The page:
Mastering Artisan Cheesemaking

Ok–drumroll…the winner is–though I love you all–Eliza, the 13 year old cheesemaker! I love her moxie and enthusiasm. Don’t worry, there will be other contests like this in the future…

No, don’t worry–I haven’t mastered it. But, you know who has? A woman named Gianaclis Caldwell. She has a Nigerian Dwarf goat farm and farmstead cheese operation up in Oregon, called Pholia Farm. She wrote a DIY book about starting a creamery, and she makes some dank-yum cheeses. Now Caldwell has an excellent book out called Mastering Artisan Cheesemaking.

You might be surprised to hear I once took classes at the Vermont Institute of Artisan Cheesemaking. When I was five months pregnant, I suddenly panicked that I would never have the chance to learn from the pros how to make cheese once the bambino came along. I imagined that I would sink into a deep depression because I had no time to study the art and science of cheesemaking post-baby; that I would yearn for what I hadn’t done. I was actually right–I won’t be able to take a two week-long class in Vermont for the next, oh, 10 years–so it was good to get it out of my system. I did love Vermont–and I loved classes there. We made huge f-ing vats of gouda and stabilized soft cheeses. We learned about the science of how milk becomes cheese, how the molecules are interacting during the setting process; about different kinds of rennet; about pH, and how that makes a cheese behave a certain way. And, I also learned that I would never be a professional cheesemaker. I’m not sanitary enough for bulk production, and I’m easily bored with repetitive tasks.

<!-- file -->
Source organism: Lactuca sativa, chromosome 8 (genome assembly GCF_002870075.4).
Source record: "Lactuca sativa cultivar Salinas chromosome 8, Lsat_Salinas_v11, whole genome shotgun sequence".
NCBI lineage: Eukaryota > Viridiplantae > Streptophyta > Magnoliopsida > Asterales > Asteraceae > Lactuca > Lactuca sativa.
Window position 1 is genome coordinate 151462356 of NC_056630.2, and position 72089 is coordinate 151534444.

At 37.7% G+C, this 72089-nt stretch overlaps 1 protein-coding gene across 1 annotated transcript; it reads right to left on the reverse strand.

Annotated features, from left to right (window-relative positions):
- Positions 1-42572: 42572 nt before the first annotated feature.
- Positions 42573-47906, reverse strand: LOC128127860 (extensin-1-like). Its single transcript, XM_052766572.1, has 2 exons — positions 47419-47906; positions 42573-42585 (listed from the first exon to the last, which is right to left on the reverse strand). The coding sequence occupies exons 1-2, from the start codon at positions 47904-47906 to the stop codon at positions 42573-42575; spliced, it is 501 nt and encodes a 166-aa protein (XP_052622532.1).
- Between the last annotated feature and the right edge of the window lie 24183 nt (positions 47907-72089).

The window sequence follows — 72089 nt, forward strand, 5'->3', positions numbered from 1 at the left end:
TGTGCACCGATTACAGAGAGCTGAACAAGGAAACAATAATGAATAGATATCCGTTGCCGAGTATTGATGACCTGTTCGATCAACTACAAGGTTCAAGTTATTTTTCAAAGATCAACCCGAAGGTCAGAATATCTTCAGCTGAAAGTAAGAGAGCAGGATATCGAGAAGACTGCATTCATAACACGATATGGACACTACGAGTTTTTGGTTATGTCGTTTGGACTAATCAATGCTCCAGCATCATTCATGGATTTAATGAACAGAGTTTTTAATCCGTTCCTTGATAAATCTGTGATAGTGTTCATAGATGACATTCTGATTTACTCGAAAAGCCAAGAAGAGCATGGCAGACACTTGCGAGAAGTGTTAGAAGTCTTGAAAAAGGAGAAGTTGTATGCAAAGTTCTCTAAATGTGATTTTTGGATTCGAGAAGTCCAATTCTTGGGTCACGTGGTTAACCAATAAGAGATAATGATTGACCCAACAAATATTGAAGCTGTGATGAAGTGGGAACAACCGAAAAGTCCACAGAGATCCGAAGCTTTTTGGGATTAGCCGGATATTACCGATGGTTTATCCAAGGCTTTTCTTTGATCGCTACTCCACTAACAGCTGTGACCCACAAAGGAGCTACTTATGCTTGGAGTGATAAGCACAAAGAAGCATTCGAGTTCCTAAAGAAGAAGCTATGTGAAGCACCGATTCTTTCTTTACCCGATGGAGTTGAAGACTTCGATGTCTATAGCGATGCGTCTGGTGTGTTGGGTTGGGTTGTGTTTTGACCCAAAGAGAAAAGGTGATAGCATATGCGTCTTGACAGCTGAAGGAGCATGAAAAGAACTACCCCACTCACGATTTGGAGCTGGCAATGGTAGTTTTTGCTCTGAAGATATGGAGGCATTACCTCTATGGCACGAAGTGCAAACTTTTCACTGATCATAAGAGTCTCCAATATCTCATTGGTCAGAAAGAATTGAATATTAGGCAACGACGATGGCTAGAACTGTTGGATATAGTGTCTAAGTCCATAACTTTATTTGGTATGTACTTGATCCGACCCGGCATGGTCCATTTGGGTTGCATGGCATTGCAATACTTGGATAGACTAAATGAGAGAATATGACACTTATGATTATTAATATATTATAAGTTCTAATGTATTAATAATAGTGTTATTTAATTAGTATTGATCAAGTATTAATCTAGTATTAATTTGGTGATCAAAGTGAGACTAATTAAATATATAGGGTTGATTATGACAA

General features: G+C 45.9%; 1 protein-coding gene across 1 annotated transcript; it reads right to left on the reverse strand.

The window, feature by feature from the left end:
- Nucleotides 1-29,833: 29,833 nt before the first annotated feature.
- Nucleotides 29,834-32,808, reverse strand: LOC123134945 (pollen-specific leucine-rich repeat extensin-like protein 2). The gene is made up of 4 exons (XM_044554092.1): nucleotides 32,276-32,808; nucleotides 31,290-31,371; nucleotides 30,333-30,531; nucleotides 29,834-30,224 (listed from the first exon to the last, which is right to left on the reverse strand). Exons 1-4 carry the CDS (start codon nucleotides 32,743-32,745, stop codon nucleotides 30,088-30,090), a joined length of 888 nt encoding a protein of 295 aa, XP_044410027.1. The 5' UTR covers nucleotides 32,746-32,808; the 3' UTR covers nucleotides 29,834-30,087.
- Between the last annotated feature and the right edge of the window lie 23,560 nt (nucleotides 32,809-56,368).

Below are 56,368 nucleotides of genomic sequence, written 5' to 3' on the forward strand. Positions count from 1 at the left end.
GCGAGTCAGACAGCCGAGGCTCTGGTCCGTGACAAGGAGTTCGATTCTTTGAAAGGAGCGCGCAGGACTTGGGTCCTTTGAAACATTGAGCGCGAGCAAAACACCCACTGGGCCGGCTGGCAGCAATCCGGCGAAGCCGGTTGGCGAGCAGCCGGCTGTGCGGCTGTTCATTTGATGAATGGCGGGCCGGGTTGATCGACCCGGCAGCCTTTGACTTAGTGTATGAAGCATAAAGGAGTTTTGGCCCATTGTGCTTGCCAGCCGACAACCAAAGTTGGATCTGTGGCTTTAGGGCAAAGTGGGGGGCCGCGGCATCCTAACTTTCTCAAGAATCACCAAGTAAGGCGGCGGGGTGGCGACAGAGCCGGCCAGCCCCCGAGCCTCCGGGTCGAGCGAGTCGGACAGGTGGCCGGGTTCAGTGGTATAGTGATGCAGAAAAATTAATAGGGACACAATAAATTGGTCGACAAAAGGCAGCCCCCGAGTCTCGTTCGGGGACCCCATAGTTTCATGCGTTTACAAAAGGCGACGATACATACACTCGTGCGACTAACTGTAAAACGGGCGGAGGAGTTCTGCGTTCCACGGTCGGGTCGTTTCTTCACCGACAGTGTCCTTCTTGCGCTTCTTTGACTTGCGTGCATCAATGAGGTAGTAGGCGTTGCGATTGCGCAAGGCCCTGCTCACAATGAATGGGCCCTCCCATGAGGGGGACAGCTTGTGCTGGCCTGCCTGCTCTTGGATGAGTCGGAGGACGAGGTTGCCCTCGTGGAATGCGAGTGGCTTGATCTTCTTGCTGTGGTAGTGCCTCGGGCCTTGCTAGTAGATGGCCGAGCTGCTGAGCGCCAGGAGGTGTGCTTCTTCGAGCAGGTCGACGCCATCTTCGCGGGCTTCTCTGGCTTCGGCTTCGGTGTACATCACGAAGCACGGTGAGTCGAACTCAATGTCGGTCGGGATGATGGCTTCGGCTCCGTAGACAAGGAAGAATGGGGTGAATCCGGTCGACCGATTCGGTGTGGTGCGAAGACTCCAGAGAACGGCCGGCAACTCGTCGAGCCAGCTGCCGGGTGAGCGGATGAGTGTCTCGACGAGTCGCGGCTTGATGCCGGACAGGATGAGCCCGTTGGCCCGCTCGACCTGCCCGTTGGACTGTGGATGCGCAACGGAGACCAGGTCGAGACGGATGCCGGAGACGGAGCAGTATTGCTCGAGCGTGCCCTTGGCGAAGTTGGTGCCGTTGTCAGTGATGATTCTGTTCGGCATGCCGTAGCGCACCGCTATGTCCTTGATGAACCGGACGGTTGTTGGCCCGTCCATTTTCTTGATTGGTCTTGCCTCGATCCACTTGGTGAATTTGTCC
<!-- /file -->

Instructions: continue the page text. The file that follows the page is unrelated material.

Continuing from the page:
But I do love making cheese at home. In the past I’ve used New England Cheesemaking direct set kits–little packets which include the cultures and some rennet; but after cheese school, I started buying culture and rennet separately, and being a bit more experimental with it. If it turns out funky (sorry mom, about that cat hair fig leaf number I sent you last autumn), I can just throw it out. If it’s good, I can share it with friends and feel a little god-like. So I don’t regret spending the time and money to go to Vermont.

It turns out, though, that I didn’t have to go to cheese school at all, because Caldwell’s book covers all the stuff I learned in class. I’m offering a galley copy of the book to a reader who posts the best comment about why they would like to read the book.

One of the sidebars in the book is about making rennet out of cardoons. I happen to have a lot of cardoons (they are pretty but weedy), so I was eager to try making my own vegetarian rennet (I once made my own rennet from a goat’s stomach, and it took forever…). First I picked the cardoons when they had bloomed and were purple.

Then I sat around and pulled out the stamens. As directed, I tried to dry the stamens then grind them up, but they wouldn’t grind. So I just soaked them in water water for 30 minutes, then decanted the liquid and put it in a jar, ready for cheesemaking. Except then someone thought it was just a jar of dirty water and poured it down the sink. Undaunted, I picked more stamens and soaked them in water. While that happened, I heated up the milk as Caldwell directed, to make chevre. Then Franny kicked the container of the second batch of cardoon water over. So I used rennet I had in the fridge, and the tailings of the cardoon water.


Maybe it’s the book, maybe it was the small amount of cardoon–but this cheese turned out better than any I’ve ever made. It’s super creamy and yum. I innoculated with some geotrichium, so the ones allowed to age will form a nice bloomy rind. Thanks Gianaclis!! And to D’s goats who provided the milk.